I originally wrote this scene from Verity on October 17, 2016, assuming without reflection that I should start writing at the beginning. I discovered shortly thereafter that working sequentially through the story would not be an effective strategy for me. Perhaps because of that, or because these were the very first words I wrote, this passage feels rather forced, and I’m only including it here for historical purposes and because it has some exposition that I think is somewhat relevant.
Mildred Sheffield descended from the train onto the platform and then down the stairs to street level. Across from the station a wide lawn spread out before her, a gently curving, porous driveway and a solid walkway beside it leading to the porte cochère and entrance of the Verity Clinic. As the train rumbled away behind her, she began walking towards the building.
She had just finished her month of supervised recuperative leave. Her last patient had passed in the gentle fashion that was by then so customary of those who chose to escape their suffering, and whom the clinic assisted in doing so. As always, Mildred felt a slight trepidation to be returning, to be receiving a new patient, one that would inevitably leave as well. It was a cycle that would continue over and over until no one remained who was afflicted with the terrible disease.
Nevertheless, she felt confident and competent. She had received the best training in dealing with the care and eventual loss of her patients. During her recuperation period, she had received all the psychological and emotional aid that she felt necessary. The clinic cared deeply about the wellbeing of their employees. On the one hand, it was sheer practicality: there were only so many people who were able and willing to do the work of supporting the terminally ill and guiding them gently on to the next life. On the other hand the clinic administrators truly felt an obligation to do their own part, at one step of remove, in making sure that neither their patients nor their workers should suffer unduly.
Mildred had already had an opportunity to peruse the case file of her new patient, one Miss Ada Noble, aged forty-five, well progressed in the disease. She likely had about two months before the sickness would take her naturally. She was closer to the end than Mildred preferred. The pain and the debilitation would by now be quite bad. There was a certain amount of palliative care available, but even the most effective pain killers were insufficient.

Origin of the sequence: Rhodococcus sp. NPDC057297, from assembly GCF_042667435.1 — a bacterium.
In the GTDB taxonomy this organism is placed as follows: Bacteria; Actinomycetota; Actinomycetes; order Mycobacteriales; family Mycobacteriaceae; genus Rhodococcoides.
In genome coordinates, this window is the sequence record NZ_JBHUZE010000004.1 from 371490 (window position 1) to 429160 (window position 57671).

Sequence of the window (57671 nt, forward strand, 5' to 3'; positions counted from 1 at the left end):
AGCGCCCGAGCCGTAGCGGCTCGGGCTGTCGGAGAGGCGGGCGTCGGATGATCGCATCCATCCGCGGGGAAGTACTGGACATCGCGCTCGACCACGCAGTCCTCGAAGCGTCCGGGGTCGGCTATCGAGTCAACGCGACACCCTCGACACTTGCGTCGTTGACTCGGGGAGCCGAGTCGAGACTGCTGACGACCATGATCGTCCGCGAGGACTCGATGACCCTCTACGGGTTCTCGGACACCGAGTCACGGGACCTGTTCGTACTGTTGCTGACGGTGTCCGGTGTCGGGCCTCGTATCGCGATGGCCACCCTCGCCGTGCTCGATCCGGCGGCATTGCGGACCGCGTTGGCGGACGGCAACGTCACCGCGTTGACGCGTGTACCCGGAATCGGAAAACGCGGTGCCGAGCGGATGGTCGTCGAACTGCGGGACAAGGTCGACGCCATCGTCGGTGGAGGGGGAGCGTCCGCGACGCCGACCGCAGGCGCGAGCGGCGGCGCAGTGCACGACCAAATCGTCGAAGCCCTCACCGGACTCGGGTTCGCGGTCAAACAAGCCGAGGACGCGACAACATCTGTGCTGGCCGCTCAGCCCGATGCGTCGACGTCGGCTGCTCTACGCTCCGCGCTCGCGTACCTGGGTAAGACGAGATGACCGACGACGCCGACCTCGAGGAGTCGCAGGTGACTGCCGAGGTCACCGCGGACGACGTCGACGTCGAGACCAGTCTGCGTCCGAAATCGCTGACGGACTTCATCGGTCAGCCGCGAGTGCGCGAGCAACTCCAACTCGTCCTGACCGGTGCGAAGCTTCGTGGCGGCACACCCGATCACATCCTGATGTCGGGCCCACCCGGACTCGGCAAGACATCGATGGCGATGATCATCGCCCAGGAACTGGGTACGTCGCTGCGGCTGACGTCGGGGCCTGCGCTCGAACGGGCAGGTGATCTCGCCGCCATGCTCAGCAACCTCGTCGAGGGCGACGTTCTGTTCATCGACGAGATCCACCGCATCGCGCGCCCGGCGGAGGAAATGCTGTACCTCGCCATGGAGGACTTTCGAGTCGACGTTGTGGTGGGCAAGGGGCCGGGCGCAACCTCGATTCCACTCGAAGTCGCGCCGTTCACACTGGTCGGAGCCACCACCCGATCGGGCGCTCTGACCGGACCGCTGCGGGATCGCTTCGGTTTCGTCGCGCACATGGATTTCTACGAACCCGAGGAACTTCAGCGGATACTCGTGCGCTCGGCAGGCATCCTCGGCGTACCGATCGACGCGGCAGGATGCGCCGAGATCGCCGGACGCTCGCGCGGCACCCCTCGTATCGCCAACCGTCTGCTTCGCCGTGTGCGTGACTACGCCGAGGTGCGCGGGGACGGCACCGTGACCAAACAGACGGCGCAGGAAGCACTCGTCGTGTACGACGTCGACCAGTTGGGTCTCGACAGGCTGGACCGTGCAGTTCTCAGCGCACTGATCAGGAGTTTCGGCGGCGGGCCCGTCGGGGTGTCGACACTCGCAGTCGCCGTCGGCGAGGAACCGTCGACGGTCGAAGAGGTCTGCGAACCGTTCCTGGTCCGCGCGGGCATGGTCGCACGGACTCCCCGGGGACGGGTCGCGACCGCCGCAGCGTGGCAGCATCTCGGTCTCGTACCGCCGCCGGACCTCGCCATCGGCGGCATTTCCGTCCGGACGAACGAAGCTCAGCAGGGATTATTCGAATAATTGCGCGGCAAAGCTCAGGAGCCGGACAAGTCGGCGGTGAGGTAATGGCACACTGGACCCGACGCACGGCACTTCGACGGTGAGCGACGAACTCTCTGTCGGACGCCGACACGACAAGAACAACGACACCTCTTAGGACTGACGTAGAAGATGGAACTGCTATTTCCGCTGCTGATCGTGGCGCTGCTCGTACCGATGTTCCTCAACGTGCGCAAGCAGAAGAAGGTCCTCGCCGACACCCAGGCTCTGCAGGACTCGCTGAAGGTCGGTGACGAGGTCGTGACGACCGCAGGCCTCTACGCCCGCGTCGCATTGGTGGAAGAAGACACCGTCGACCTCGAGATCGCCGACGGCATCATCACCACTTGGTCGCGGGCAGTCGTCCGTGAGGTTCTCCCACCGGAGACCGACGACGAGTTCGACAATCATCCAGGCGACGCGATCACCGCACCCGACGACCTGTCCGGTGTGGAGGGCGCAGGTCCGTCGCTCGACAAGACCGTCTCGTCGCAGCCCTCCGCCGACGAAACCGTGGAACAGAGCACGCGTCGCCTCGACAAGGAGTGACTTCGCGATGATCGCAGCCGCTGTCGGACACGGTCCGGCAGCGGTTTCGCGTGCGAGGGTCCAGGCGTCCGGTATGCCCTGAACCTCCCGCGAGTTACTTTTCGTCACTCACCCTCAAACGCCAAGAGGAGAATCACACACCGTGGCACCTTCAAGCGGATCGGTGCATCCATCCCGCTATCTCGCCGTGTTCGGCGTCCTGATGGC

The woman had clearly taken some time before deciding that a compassionately administered unnatural death was preferable to lingering, a delay which made the work even more difficult. As with her colleagues, Mildred’s job was not only to provide for her patient’s every psychological and physical want or need, but also to assess whether the patient honestly, in their true heart, wanted to make the terrible decision to die early.
After the ravages of the pandemic, after millions of people watched impotently as their friends and their children and their parents died in terrible pain, often only to succumb later themselves, after so much suffering, most of society came to the conclusion that it was better to offer an escape to the afflicted. Perhaps it was as much for the physically healthy, who could not rightly be said to have maintained their psychological health after so much loss, and loss of such a nature. And yet, if anything had been learned throughout the ordeal, it might be described as a renewed appreciation for the sacredness of life.
There was as such a strong tension between the desire to ease suffering and the desire to maintain and, when possible, celebrate life. The best conclusion, a compromise of sorts, was to allow the patient to decide for herself, and to support her in the decision. But the decision could not be made or accepted lightly. Often, after a wave of vomiting and nausea and nerve endings that felt as though on fire, a sufferer would plead for a quick end, only to recant later after returning to a more moderate level of discomfort.
Of course that was in the early to middle stages, which could last years. Few now made it all the way to a natural end, and it was always horrific for those who did. However, for each individual, there was a different line that could not be crossed. Many were able to last another week, another month, sometimes, although infrequently, another year; time in which they could bring their affairs into order, in which they could mend broken relations before it was too late, in which they could tell their loved ones how much they loved them. Thusly prolonging life, while it could be borne, was the reason for the work that was performed by Mildred Sheffield and those like her.